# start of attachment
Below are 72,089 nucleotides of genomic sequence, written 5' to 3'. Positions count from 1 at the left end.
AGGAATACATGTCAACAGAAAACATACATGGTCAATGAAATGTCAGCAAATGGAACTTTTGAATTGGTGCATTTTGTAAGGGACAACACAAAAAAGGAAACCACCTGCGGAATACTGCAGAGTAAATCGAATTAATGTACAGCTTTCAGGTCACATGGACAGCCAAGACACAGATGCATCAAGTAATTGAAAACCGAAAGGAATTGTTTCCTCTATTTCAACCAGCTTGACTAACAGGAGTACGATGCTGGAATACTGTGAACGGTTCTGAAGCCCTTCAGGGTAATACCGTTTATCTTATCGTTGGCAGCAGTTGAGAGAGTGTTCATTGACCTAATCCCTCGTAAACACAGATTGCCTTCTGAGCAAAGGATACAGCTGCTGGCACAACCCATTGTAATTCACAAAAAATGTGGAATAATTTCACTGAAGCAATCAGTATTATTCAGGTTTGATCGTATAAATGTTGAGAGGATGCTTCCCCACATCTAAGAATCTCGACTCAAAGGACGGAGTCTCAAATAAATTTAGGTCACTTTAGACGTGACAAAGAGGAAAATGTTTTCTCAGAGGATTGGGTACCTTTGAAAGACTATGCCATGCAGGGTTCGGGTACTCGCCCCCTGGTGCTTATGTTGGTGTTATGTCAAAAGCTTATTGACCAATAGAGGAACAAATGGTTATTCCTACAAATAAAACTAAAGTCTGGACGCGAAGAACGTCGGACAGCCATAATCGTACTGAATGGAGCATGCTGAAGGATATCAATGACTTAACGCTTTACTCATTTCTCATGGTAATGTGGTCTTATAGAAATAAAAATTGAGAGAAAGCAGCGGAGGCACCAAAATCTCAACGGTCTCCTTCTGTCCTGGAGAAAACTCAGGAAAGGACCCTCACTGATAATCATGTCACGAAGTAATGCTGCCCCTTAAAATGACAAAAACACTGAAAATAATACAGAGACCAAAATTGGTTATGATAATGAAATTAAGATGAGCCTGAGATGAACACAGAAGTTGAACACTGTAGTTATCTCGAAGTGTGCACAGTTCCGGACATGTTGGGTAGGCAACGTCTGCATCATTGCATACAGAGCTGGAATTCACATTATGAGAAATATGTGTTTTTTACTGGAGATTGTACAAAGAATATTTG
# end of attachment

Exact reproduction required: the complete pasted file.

Below are 72,089 nucleotides of genomic sequence, written 5' to 3'. Positions count from 1 at the left end.
AGGAATACATGTCAACAGAAAACATACATGGTCAATGAAATGTCAGCAAATGGAACTTTTGAATTGGTGCATTTTGTAAGGGACAACACAAAAAAGGAAACCACCTGCGGAATACTGCAGAGTAAATCGAATTAATGTACAGCTTTCAGGTCACATGGACAGCCAAGACACAGATGCATCAAGTAATTGAAAACCGAAAGGAATTGTTTCCTCTATTTCAACCAGCTTGACTAACAGGAGTACGATGCTGGAATACTGTGAACGGTTCTGAAGCCCTTCAGGGTAATACCGTTTATCTTATCGTTGGCAGCAGTTGAGAGAGTGTTCATTGACCTAATCCCTCGTAAACACAGATTGCCTTCTGAGCAAAGGATACAGCTGCTGGCACAACCCATTGTAATTCACAAAAAATGTGGAATAATTTCACTGAAGCAATCAGTATTATTCAGGTTTGATCGTATAAATGTTGAGAGGATGCTTCCCCACATCTAAGAATCTCGACTCAAAGGACGGAGTCTCAAATAAATTTAGGTCACTTTAGACGTGACAAAGAGGAAAATGTTTTCTCAGAGGATTGGGTACCTTTGAAAGACTATGCCATGCAGGGTTCGGGTACTCGCCCCCTGGTGCTTATGTTGGTGTTATGTCAAAAGCTTATTGACCAATAGAGGAACAAATGGTTATTCCTACAAATAAAACTAAAGTCTGGACGCGAAGAACGTCGGACAGCCATAATCGTACTGAATGGAGCATGCTGAAGGATATCAATGACTTAACGCTTTACTCATTTCTCATGGTAATGTGGTCTTATAGAAATAAAAATTGAGAGAAAGCAGCGGAGGCACCAAAATCTCAACGGTCTCCTTCTGTCCTGGAGAAAACTCAGGAAAGGACCCTCACTGATAATCATGTCACGAAGTAATGCTGCCCCTTAAAATGACAAAAACACTGAAAATAATACAGAGACCAAAATTGGTTATGATAATGAAATTAAGATGAGCCTGAGATGAACACAGAAGTTGAACACTGTAGTTATCTCGAAGTGTGCACAGTTCCGGACATGTTGGGTAGGCAACGTCTGCATCATTGCATACAGAGCTGGAATTCACATTATGAGAAATATGTGTTTTTTACTGGAGATTGTACAAAGAATATTTG